BBW has been known to hold insanely discounted book sales in other parts of Asia. So upon hearing that they were coming to Manila for the first time, I was ecstatic. We didn’t make it for preview day even though I won tickets. So we braved the long drive from the North, and headed for the World Trade Center in Pasay City. The fair is open 24 hours a day until the 25th of February.

Go for Children’s Reference Books

A big section of the book sale featured children’s books. There was a vast selection of picture books, reference books, and activity books. You could easily get lost in the aisles. We got there almost 10:30 AM on opening day, and there were a lot of people already.

The Young Adult (YA) section was the most crowded part of the fair. I didn’t even bother checking out the titles. My husband and I brought our preschooler and toddler, so it wasn’t exactly a smooth shopping day—it never is, I suppose. Big crowds aren’t usually fun for small children.

I spotted a lot of beautiful picture books. But there were also a lot of twaddle in the mix. I tried to prevent myself from looking too much so I won’t get tempted to add them to my cart. I went to BBW for the Reference Books since we already have enough picture books that could last us a few years. I also tried to apply what I wrote about choosing books for children.

Book Prices

To be honest, I didn’t have the time and energy to look around the whole place. I centered around the children’s books area. To give you a rough estimate, here are the price range for the different children’s books:

  • Activity Books: PHP100 to PHP 150
  • Picture/Board Books: PHP160 to PHP350
  • Reference Books: PHP290 to PHP 450
  • Book Sets: PHP1300 and up

I thought I could score cheap book sets, but I didn’t. They weren’t as affordable as I would have liked. For example, the Mr. Men Collection and Little Miss Collection were priced at PHP 4850 and P3900, respectively. A Classic Case of Dr. Seuss with 20 books was priced at P3900. The more affordable option is The Peter Rabbit Library at P1350. Even so, you could get the preloved editions for way less. Another good find though is The Crayon Box Collection big lap book set priced at P780. Again, cheaper options can be found at second-hand book shops. My biggest target was the Thomas The Tank Engine Classic Library. But it was priced at P5800, so I had to let it go.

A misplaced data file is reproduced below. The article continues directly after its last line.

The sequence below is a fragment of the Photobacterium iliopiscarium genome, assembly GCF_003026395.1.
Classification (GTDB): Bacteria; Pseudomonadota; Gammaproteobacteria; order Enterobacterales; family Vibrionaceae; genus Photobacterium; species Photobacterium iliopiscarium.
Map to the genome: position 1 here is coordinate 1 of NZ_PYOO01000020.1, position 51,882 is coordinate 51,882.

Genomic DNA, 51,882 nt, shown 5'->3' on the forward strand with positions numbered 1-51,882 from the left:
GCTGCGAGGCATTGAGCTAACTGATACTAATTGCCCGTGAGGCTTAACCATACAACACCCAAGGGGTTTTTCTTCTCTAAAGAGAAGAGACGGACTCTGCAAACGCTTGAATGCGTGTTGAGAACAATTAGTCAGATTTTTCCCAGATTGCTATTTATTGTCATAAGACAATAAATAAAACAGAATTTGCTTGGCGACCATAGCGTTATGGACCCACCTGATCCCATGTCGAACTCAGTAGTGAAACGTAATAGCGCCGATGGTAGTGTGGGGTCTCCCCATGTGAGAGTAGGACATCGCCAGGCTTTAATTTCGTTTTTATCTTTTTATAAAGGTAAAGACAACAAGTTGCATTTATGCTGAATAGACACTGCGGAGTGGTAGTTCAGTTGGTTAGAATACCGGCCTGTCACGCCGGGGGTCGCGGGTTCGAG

Our Big Bad Wolf Book Haul

I ended up with ten books, which are mostly Reference titles.

If I could dig in a little more, I would. But it isn’t advisable when you have small children with you. My top three finds are definitely the following: Usborne Big Picture Atlas (Php 370), Where Did They Go? (PHP 270-290) and The Family Storybook Treasury with CD (P275). I could hoard these books, and hand them out as gifts. They are surely value for money, except for the Spotting Book which is what I would call an aesthetic piece.

5 Tips for Parents

Shop Alone

It is certainly best to shop alone, if that is possible for you. Young children could easily get bored when you’re on the hunt for good finds.

Have a List

The book display and the sheer size of the fair can get overwhelming. Having a list of books you want to look out for is particularly helpful so you won’t get lost in your purchases. You could easily spend thousands of pesos in a book sale like the Big Bad Wolf.

Set a Budget

Be sure to set a budget. But don’t be afraid to explore a few investment pieces if you can afford it.

Take your Time

I missed a few good books upon seeing other people’s purchases. Having the luxury of time could only be possible if you are shopping alone, or have someone with you who could watch the kids for a while. It could take more than a day to see each and every title if you take your time. But I’m sure it will be worth it.

Bring a Reusable Bag

They do provide plastic bags in the venue. But help lessen waste by bringing your own reusable bags. The BBW organizers did say to bring luggage bags for your purchases.

Commit to Memory, Commit to Heart

The second day of The Classical Preschool calls for memorization. And that is what we tried to do today. My tot grabbed another Curious George book about fishing right after breakfast, and I took the opportunity to teach him a nursery rhyme, “12345 Once I Caught A Fish Alive” which also teaches numbers.